Del Piero masterclass shows his true value

Mike Tuckerman Columnist

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    Alessandro Del Piero brought with him plenty of excitement to the A-League. AAP Image/Joosep Martinson

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    Alessandro Del Piero will remain in the A-League for another season and Sydney FC are all the better for it. His masterclass against the Phoenix proved he is one of the A-League’s most influential stars.

    At Allianz Stadium on Saturday afternoon, Del Piero silenced a range of critics with a stunning 81-minute performance.

    At various times this season the 2006 World Cup winner has been labelled too old, too slow and overpaid by a club which has struggled to make the most of the Italian’s undoubted talents.

    And while the former Juventus talisman has shown glimpses of his best, he was increasingly being spoken about in negative tones as Sydney’s season wore on.

    How foolish we were to doubt him.

    While it won’t necessarily save Sydney’s season – and allowing for the fact that Wellington were truly dreadful – Del Piero showed just why he’s the highest-paid player in any football code in Australia.

    Perhaps his most telling contribution was not his four goals but the assist he laid on for Joel Griffiths after just 10 minutes.

    The deftness of his touch to play in Griffiths with a perfectly weighted lob over the Phoenix defence was truly something to behold.

    But what will have pleased Sydney coach Frank Farina all the more is that it took Del Piero so little time to strike up a relationship with Sydney’s new striker Griffiths.

    If the former Newcastle Jets star can continue scoring goals and fellow newcomer Tiago Calvano can help shore up a leaky defence, Sydney are suddenly looking far stronger than they were before the January transfer window opened.

    And on Saturday they looked a substantially better side than the team which laboured to an undeserved 2-1 win over Melbourne Heart a week prior.

    Such is the difference an early goal can make and therein lies the reason Del Piero is worth every cent he’s paid to influence proceedings on the pitch.

    While the Phoenix can feel hard done by for Del Piero’s second goal –there’s no way Andrew Durante should have been penalised for his collision with Jason Culina inside the penalty area – there was nothing their defence could do to keep a rampant Del Piero at bay.

    One of the criticisms aimed at him this season has been that he’s too slow, yet rarely have those critics acknowledged that the Italian is the best in the league at evading tackles.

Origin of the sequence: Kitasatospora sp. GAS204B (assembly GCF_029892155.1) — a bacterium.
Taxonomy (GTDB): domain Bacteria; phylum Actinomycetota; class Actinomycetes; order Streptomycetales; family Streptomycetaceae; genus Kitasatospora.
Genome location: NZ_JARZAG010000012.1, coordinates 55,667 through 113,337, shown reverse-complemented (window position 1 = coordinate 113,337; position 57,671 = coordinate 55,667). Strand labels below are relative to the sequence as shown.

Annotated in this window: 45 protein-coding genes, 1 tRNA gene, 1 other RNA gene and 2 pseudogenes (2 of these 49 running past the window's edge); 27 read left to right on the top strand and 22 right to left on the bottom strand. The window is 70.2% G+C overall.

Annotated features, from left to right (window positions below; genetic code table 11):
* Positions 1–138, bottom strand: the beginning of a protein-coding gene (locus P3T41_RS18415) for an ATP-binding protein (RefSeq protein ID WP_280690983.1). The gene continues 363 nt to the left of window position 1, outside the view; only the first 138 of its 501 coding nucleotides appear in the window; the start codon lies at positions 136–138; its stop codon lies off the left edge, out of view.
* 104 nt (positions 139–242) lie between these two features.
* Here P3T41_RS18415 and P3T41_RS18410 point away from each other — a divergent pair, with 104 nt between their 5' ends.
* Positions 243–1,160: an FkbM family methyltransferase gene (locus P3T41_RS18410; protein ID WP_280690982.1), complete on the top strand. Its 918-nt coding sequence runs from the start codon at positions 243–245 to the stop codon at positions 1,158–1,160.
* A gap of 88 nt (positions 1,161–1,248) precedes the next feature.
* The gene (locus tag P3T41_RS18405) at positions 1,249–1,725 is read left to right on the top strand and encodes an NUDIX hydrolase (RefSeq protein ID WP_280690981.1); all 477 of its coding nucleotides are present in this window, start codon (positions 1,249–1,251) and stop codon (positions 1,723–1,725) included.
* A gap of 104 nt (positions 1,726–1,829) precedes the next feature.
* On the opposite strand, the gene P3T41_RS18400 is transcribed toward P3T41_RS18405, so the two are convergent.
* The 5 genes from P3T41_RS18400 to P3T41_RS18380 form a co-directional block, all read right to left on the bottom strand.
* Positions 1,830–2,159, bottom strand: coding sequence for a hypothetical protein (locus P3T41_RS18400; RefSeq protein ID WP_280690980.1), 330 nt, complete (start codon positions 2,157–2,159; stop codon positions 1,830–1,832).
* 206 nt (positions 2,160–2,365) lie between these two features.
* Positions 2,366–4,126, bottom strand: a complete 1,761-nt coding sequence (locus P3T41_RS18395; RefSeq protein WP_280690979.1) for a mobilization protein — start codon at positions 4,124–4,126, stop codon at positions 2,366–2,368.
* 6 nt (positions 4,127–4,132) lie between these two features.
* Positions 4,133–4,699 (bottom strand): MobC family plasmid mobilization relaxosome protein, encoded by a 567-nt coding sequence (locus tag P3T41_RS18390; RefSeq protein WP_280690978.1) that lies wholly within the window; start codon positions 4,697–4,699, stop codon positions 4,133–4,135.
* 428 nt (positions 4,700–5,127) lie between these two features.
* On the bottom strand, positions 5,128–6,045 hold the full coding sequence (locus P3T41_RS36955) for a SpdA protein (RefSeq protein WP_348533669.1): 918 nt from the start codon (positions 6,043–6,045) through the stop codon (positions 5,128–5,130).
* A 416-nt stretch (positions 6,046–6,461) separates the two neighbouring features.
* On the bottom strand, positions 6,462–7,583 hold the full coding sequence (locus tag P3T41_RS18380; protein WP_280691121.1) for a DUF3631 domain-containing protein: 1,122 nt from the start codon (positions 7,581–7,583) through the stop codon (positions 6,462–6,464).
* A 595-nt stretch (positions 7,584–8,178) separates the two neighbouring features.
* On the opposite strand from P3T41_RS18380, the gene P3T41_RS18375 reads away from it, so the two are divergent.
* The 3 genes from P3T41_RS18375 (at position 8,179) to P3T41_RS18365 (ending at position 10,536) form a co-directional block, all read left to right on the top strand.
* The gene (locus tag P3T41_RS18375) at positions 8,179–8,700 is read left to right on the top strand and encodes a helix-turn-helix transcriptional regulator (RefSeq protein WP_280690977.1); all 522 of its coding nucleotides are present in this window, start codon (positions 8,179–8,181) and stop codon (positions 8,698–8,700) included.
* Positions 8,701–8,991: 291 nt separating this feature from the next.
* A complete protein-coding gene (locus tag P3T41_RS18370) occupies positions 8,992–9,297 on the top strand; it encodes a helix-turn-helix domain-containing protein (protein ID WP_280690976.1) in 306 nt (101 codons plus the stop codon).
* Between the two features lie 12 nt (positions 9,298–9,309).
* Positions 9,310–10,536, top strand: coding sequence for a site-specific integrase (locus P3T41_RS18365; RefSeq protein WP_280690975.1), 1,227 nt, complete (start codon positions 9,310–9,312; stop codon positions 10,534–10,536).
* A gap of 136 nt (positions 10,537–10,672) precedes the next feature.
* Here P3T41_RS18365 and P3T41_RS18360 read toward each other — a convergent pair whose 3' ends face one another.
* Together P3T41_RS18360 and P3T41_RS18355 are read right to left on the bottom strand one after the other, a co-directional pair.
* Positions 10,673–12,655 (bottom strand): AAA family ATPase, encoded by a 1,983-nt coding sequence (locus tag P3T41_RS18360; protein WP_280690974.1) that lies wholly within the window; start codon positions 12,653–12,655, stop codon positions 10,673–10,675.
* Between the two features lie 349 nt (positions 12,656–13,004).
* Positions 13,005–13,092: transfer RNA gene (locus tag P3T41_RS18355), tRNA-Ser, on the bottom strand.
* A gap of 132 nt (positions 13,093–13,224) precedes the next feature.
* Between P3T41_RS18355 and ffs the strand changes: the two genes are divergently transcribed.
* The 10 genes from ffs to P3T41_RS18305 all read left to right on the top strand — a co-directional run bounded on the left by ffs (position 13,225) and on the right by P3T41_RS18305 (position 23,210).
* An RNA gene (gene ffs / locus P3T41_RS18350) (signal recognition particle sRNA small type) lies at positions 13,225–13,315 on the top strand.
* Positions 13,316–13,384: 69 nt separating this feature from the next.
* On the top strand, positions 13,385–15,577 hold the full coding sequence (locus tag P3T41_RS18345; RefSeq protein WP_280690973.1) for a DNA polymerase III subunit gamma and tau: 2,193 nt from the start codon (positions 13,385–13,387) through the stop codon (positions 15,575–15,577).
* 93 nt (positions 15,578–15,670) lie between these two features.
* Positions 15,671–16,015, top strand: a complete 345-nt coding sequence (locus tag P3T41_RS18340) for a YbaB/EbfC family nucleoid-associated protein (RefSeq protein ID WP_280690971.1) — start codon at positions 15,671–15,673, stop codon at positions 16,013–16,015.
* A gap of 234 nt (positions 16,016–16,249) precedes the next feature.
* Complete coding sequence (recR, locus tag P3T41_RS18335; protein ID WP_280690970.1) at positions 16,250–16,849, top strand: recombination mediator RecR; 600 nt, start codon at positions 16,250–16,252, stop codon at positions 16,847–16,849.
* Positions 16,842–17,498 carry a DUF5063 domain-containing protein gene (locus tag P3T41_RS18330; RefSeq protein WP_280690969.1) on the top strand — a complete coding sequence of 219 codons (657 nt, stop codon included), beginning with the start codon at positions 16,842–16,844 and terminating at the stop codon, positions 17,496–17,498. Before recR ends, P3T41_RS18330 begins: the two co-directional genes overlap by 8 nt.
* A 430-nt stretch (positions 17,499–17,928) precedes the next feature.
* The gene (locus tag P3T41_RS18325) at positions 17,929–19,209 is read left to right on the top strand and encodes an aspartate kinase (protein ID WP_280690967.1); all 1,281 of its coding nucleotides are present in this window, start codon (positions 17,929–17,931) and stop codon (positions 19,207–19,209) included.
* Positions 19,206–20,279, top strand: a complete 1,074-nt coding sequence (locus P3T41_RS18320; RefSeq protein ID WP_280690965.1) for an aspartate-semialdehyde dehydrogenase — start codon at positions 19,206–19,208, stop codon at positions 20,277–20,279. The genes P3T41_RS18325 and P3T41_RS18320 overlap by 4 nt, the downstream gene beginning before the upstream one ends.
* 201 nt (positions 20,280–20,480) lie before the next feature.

And on Saturday, Del Piero showed just how crucial a skill that can be, as he first dropped the shoulder to evade Ben Sigmund and curl home with his left foot, before bamboozling makeshift defender Leo Bertos to smash home with his right soon after.

    Just for good measure Del Piero then embarrassed Phoenix skipper Durante in the second half, turning him inside and out before drilling home an unstoppable strike off the underside of the crossbar.

    Who says he needs pace? The Phoenix defence looked more like Easter Island statues as a 38-year-old many have claimed is past it continually dribbled his way towards goal with devastating precision.

    And suddenly Sydney FC looked a team transformed.

    It wasn’t just Del Piero’s display but the calm defending of Tiago, the hustle and bustle of Griffiths up front and the continuing renaissance of Jason Culina in midfield which suggests they could still have a say this season.

    Farina played his part too, fittingly substituting Del Piero late on to allow the four-goal hero to receive a standing ovation from fans, and the Sky Blues look a hungrier side under the former Socceroos coach than they did his predecessor Ian Crook.

    And what of these critics who have continually claimed Del Piero isn’t worth the money?

    They’ll have to skip replays of the match unless they want to see a marquee man at the top of his game who is clearly worth every cent he’s being paid.

    Mike Tuckerman
    Mike Tuckerman

    Mike Tuckerman is a Sydney-born journalist and lifelong football fan. After lengthy stints watching the beautiful game in Germany and Japan, he settled in Brisbane, and has been a leading Roar football columnist from December 2008.

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